This is all pretty simple as long as you want to float in the direction of the river, but what happens when you want to go in a different direction? This is where of the skills of Taiji Qigong come in, we learn how to use the river's power to move against the river itself.

At first it may seem like wu wei encourages you to release control over your life and float wherever the river takes you. This is a good first step and a great practice for letting go, but it is not the aim. Those who understand wu wei can use the principle to go wherever they want to go without putting too much effort or struggle.

Wu wei can improve your life, your health, your relationships, your happiness and more. But the interesting thing about wu wei is that there is nothing you can do for it to take effect. But there are things you can undo. You can loosen your grip. Let people and circumstances go. Find the path of least resistance. Be happier and less stressed. You can breathe, smile, and go with the flow.




The Zen Approach

Understanding the beautiful Japanese Zen concept of Kintsugi, can inform and inspire us in the the ways that we live and heal.


When a bowl is broken in Japan it's put back together with the cracks being filled with gold, Kintsugi; creating a beautiful distinctive pattern, to emphasise the beauty in what was once broken. 


The Japanese believe when something has suffered damage and has a history it makes it more beautiful and the same goes for human beings. Everything that you've been through and everything you're going through, doesn't make your life uglier; although it may seem that way when you're going through it. It's up to us to choose to struggle or paint with gold and make it beautiful, you are never broken beyond repair, you can pick yourself up and learn from what's happened and become a better person from it; because of the struggle you've been through. You can wear your scars proudly, as a badge of honour as if to say;


“Look at what I’ve been through, it’s made me who I am today, I can get through anything life throws at me now.”

Nobody has had a perfect life and nobody ever will. It's only up to us if we choose to paint our broken pieces gold and make it beautiful.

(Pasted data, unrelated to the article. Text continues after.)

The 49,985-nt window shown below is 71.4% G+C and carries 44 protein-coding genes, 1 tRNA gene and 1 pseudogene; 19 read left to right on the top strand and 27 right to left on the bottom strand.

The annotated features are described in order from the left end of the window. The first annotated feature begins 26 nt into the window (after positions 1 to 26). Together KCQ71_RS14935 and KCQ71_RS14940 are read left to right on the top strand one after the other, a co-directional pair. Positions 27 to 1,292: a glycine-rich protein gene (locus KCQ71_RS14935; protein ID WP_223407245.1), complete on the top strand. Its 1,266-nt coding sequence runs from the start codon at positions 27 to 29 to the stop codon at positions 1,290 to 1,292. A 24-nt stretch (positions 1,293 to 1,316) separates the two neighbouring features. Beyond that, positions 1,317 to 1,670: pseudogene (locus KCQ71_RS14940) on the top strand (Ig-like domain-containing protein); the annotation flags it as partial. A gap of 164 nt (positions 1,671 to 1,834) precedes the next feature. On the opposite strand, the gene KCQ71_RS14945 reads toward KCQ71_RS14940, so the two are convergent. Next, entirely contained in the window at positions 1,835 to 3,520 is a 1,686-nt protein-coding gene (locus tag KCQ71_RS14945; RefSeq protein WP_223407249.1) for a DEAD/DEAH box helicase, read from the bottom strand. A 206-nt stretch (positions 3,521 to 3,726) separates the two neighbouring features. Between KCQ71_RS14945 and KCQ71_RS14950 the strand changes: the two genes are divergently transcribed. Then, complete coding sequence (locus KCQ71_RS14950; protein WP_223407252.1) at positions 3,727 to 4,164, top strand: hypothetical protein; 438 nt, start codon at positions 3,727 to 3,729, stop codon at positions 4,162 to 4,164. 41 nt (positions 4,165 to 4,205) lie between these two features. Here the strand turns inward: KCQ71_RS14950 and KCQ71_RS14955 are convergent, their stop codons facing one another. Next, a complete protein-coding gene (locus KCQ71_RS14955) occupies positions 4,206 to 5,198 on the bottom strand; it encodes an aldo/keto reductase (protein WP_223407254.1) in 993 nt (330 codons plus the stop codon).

Don't be ashamed of what's happened to you, everything that has happened to you, has happened to you for a reason. What if you didn't have your terrible times in the past, would your beauty, your humour, your spirit be the same? The past has created the person you are today, all the good things and the bad things. Everything that hurt you, excited you, abandoned you, loved you; have created the way you are right now. Your ideas, your dreams, your personality, all of it; and because of your past, not in spite of it, you are an amazing person.

The more we deny, the more we complain and don't accept what is, or what's happened to us; just defines our relationship with life and how we live it. The moment we accept and find what's useful in the struggle, the things we have been through – that's just like us painting the cracks in our broken pieces with gold, you can turn something that could be ugly into something beautiful and inspiring. 


“Every next level of your life will demand a different you.”

A whole different version of yourself. Life is filled with a series of plateaus, each higher than the next. And if we really look up at the next level, standing where we are today, what we’ll see are our future-selves, smiling – waiting for the current us to grow and catch-up. And on and on, until we reach heights we could never dream of.

So when you feel yourself change, let yourself change. Don’t hold yourself back, do not stay still in fear or something similar. Grow. It’ll be hard but you’ll find that for every drop of sweat you put into becoming a different, better, version of yourself the universe helps you just as much. Honestly, go with the flow, it’s wonderful.


TO LIVE TAIJI QIGONG IS TO RECOGNISE AND EMBRACE YOUR AUTHENTIC SELF. ACCEPT THAT FLAWS AND BROKEN PIECES COME WITH TIME, LEARN TO GO WITH THE FLOW AND EMBRACE THEM AS PART OF YOUR UNIQUE AND BEAUTIFUL STORY.